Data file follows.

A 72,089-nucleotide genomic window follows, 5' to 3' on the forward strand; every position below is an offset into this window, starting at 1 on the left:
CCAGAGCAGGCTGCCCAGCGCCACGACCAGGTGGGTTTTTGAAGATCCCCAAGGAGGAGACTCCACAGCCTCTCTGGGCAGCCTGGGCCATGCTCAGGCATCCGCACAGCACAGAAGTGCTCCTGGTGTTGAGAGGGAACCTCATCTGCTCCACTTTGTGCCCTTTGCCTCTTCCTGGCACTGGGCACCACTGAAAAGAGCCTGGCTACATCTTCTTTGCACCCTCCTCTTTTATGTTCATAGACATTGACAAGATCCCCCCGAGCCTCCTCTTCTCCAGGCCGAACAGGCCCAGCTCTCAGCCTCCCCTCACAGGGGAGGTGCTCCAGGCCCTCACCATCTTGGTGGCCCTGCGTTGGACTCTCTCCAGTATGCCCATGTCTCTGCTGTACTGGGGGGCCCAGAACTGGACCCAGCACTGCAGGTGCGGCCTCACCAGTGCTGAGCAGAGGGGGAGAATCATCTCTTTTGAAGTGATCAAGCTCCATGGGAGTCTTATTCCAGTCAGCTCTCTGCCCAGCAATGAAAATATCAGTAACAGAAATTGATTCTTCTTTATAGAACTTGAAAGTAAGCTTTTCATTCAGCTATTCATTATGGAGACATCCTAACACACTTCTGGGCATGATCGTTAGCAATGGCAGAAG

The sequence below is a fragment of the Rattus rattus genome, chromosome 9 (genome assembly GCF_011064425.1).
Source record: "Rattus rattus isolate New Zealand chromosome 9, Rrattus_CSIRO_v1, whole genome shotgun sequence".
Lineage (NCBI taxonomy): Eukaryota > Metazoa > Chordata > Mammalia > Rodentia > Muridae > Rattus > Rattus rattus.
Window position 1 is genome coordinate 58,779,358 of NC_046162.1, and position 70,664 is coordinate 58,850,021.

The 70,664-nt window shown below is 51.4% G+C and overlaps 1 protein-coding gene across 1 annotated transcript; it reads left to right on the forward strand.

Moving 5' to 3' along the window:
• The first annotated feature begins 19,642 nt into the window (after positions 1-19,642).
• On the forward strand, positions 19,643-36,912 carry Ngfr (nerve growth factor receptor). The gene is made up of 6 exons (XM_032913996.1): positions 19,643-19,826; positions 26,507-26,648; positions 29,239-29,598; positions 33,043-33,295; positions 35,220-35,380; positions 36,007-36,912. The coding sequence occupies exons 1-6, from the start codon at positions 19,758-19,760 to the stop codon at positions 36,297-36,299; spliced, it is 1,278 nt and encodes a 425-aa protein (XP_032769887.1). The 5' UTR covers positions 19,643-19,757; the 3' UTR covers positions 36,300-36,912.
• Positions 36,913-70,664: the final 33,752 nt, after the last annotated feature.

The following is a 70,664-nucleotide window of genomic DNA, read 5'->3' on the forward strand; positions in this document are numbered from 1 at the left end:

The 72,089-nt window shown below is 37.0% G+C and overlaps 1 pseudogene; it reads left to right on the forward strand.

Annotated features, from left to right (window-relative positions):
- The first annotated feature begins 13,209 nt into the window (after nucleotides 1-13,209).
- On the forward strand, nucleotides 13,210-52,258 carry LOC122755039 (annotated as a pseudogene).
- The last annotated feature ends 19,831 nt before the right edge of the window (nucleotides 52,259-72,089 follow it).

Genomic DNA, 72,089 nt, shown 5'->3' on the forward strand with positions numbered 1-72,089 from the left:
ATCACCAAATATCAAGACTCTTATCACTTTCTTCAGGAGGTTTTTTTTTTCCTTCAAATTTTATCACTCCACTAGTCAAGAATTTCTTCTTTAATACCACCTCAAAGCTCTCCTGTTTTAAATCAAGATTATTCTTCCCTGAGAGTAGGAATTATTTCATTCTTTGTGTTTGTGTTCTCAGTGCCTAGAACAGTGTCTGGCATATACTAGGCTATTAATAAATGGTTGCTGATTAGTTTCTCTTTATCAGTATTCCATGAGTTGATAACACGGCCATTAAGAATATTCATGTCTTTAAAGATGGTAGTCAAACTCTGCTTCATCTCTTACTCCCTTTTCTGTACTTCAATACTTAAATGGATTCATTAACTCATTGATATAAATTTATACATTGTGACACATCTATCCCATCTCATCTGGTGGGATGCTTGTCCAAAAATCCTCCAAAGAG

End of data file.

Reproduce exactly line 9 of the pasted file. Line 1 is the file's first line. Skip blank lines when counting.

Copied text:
• The first annotated feature begins 19,642 nt into the window (after positions 1-19,642).